It's that time of the year when runners from all walks of life meet for the Standard Chartered Nairobi International Marathon, or, as organisers succinctly put it, "the largest single-day sporting event in Kenya."
It is indeed the largest as more than 22,000 people -- all participating as runners -- last year.
While more than 25,000 runners are expected to converge in Kenya's capital on October 28 for the 15th edition of the race, running enthusiasts and record keepers will be keen to find out whether 2018 will live to the race's tradition of unveiling a new winner or be the year that a previous winner defends his/her title successfully, like in 2003.
Last year's half-marathon winner Valary Ayaibei, who also won the Beijing Marathon in September (becoming the first black woman to do so), will be on the tracks to defend her title.
Also expected at the starting line will be athletics greats like Julius Keter (who finished second at the Hong Kong Stanchart marathon) and Julius Korir, the Edinburg marathon champion.
Seasoned long-distance runners Eunice Chebet and Naomi Jepkorir Kipsanai have also confirmed participation.
Add to these several thousand runners here for various reasons - but all expressed through running and for the dozens few, wheelchair race.
About Ksh8.1 million ($81,000) is on offer as prize money, with the male and female marathon winners taking home Ksh1.5 million ($15,000) each while the half-marathon winners (male, female, wheelchair male and female) will each get Ksh200,000 ($2,000).
For the team that wins the corporate challenge, there is Ksh100,000 ($1,000) to be won. This is a prize with a difference for it is donated to the charity of the winning team's choice.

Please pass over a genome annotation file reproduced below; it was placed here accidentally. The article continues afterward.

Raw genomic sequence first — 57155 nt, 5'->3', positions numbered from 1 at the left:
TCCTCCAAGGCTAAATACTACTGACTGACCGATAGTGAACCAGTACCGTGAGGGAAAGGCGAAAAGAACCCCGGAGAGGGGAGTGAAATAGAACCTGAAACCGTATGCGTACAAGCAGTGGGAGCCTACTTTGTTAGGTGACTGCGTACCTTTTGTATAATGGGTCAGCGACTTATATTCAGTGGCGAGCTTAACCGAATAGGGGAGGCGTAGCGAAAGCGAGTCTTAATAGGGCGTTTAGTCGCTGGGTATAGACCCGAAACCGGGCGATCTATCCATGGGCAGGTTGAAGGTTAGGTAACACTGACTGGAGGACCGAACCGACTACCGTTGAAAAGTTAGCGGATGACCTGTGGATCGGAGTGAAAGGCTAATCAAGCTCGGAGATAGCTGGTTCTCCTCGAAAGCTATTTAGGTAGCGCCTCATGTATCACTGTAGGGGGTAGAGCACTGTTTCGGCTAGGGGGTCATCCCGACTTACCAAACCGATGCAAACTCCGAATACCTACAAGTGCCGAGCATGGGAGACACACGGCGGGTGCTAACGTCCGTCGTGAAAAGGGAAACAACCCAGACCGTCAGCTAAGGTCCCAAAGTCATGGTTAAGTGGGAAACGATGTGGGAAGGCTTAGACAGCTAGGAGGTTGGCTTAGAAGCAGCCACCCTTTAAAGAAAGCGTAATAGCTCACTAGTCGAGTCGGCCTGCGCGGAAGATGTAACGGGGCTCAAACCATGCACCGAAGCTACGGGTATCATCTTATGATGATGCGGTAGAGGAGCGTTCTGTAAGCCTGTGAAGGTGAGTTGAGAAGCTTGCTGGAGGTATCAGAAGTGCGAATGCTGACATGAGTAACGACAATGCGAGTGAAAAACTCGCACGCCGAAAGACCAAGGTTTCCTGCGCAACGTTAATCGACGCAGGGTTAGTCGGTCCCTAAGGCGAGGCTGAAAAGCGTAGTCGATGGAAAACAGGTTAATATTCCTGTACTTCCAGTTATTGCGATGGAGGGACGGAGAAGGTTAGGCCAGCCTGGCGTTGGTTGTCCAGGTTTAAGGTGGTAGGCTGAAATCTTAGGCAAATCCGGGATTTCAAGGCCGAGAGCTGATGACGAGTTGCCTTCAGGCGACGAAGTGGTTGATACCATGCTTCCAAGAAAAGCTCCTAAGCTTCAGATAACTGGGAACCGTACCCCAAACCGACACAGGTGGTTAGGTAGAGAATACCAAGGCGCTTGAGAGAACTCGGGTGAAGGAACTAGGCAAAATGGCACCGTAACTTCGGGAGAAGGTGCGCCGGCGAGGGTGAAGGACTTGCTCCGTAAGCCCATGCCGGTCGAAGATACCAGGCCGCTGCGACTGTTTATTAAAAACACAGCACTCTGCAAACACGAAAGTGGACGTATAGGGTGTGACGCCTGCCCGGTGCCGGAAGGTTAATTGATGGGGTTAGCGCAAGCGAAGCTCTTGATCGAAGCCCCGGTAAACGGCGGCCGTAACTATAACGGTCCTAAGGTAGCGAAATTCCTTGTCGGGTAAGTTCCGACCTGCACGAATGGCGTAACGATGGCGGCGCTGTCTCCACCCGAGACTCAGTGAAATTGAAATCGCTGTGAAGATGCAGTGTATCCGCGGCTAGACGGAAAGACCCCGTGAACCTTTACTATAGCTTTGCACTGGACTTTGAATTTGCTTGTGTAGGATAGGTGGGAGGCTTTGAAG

According to Standard Chartered Nairobi Marathon chairman Peter Gitau, this year's route will take runners through Nairobi's most iconic landmark, the Kenya International Conference Centre.
At hand to guide runners through the six races-- 42km male and female, 21km male and female, 10km male and female, 21km wheelchair male and female, 5km Family Fun Run race and the CEO Fun Run -- will be 600 volunteers and 300 support staff.
Mr Gitau, in his statement carried on the event's website, promised easier and faster registration in future due to digitisation of participants data.
As with previous races, proceeds of the marathon will go to the "Seeing is Believing" community initiative, which has helped restore sight to more than 4,500 children in Kenya.
Working with the Christian Blind Mission, Standard Chartered sponsors cataract, glaucoma and trauma related surgeries for needy children under the age of nine.
Under Seeing is Believing, the bank -- in partnership with the International Agency for the Prevention of Blindness and leading eye care organisations -- aims to tackle avoidable blindness and visual impairment by raising money for investment in eye care projects that have long-term impact in areas of high need.